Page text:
Put on your detective hat (or just reexamine your customer journey map) and start thinking of issues that might be coming up for your customers at that stage that’s turning them off. If you can, maybe try sending out a survey or set up a heat mapping tool to track what visitors are doing on your website.

Once you know what’s going on, it’s just a matter of fixing it. I know – easier said than done, but you’d be surprised! I won’t try to go into every single possible mistake and solution here, but if you want to learn more, you can check out our full list of eCommerce mistakes.

For now, here are a few common tricks that may help you close some leaks.

Exit-Intent Popups

An exit-intent popup may help if your issue seems to be with the conversion stage or between consideration and conversion. With an exit-intent popup, you can track when the visitor moves the cursor to leave the site then have a popup come up with an enticing deal.

Retargeting

Funny story about retargeting ads – my first week at a new web production job, I was uploading a post about men’s underwear, so I was going to all these sites and getting product photos and adding links. For the rest of my time at that job, Saxx underwear ads would constantly appear.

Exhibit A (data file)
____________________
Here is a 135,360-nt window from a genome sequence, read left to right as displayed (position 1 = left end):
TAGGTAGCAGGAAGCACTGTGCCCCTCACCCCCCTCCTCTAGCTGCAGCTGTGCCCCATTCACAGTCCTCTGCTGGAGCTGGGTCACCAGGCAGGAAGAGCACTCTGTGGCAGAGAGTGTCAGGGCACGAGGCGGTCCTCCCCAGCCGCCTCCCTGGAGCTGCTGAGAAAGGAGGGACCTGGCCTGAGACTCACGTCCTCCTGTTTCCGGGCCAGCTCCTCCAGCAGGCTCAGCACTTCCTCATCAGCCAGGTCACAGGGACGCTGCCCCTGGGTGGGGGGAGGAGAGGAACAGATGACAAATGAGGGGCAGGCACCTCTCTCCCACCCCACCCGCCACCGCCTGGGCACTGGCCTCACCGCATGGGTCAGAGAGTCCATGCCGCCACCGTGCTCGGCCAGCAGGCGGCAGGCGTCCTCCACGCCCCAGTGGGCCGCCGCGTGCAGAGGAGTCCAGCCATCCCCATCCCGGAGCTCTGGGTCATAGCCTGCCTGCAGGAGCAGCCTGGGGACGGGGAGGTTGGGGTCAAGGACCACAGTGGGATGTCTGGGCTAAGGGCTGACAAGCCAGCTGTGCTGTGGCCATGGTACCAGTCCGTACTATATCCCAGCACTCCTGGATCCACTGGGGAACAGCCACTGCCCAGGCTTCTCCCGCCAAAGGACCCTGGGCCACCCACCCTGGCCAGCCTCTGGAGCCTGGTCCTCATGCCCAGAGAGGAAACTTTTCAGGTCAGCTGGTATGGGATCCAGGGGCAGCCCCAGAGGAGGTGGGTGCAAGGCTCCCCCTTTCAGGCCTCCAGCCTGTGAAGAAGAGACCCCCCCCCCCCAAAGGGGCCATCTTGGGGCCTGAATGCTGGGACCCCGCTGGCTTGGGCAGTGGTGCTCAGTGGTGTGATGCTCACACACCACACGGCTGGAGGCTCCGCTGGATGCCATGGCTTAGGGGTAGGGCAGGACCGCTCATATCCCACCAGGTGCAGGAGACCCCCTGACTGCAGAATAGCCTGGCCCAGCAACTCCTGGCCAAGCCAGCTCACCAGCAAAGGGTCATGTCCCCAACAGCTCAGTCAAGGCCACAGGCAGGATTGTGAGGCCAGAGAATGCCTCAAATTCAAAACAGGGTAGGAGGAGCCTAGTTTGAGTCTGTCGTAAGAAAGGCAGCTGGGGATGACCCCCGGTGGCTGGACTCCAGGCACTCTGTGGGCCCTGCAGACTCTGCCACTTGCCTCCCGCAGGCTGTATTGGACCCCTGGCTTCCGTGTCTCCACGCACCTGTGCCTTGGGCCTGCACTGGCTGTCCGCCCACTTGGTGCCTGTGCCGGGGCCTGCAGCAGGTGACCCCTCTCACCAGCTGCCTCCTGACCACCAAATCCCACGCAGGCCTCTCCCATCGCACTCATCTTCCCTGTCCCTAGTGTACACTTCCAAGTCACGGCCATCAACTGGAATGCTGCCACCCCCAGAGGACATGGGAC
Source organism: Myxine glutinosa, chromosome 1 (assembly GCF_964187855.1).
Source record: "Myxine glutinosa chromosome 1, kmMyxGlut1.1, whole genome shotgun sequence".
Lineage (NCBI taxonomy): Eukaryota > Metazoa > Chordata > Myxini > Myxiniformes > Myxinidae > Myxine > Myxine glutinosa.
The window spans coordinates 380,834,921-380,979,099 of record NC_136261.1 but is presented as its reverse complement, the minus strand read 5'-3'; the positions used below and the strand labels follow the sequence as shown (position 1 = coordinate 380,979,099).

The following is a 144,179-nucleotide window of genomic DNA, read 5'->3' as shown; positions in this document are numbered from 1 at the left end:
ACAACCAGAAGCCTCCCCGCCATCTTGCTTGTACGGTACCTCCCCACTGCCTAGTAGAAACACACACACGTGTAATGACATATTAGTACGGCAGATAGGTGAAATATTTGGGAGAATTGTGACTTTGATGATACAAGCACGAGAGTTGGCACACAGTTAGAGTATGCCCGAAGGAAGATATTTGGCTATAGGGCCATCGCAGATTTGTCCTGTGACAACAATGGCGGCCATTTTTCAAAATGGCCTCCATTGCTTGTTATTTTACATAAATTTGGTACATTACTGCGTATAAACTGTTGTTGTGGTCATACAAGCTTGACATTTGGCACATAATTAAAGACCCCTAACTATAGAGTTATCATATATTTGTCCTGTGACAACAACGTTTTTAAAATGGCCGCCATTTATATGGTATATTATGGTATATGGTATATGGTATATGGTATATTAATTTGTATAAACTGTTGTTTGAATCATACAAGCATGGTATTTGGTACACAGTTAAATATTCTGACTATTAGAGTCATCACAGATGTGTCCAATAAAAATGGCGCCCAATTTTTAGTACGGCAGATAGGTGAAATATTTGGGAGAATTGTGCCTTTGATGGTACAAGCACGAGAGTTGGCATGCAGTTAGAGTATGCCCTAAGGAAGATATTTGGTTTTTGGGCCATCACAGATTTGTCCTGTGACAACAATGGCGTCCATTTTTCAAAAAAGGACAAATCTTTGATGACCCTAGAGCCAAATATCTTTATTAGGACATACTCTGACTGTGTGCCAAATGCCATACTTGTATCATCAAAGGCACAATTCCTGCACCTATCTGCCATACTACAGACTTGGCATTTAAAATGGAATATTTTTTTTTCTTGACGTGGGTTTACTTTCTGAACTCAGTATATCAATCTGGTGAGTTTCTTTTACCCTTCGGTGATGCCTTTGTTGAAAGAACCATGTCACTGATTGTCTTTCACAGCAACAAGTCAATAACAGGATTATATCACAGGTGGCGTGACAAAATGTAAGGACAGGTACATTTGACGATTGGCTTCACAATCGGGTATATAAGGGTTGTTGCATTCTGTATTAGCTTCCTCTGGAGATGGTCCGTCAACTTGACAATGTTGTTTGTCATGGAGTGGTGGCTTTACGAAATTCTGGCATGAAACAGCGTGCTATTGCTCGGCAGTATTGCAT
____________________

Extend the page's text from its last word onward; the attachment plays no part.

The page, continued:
But here’s the craziest part: A year later, I actually did buy some Saxx underwear.

It really does work. 🤔

Live Chat

If you want to engage with your customer during the exact moment that they’re making a purchase, live chat is a fantastic option. Maybe your customer has a question you haven’t answered on your landing page. Maybe they want a little more assurance with their purchase about your return policy.

With a live chat option on your site, you can make sure that doesn’t cause them to leave the site. Instead, you can have more engagement with the customer.

Social Media Customer Service

Nowadays, customers expect instant results. They want things on their phone, quickly and easily. It may be that your buyer persona will drop out of the funnel if they have to call you to get service.

In this case, you might consider allowing customers to contact you through your social media DMs on Twitter, Facebook, or Instagram.

If It Doesn’t Work, I’ll Eat My Shoe

Establishing your marketing funnel is essential to creating an effective marketing strategy. Get your sales and marketing teams together, develop your marketing funnels, track the metrics and sales returns, and make changes when you need. If you don’t see a return on investment, I’ll eat my shoe.

Johanna Flashman

Johanna Flashman is a freelance writer, content marketer, and SEO strategist with a passion for connection, advocacy, and outdoor adventure. She runs an inclusive online information hub for women freelancers in the outdoor industry called The Freelance Outdoorswoman. You can find her on LinkedIn, Twitter, at johannaflashman.com, or contact her directly at jayflash0@gmail.com.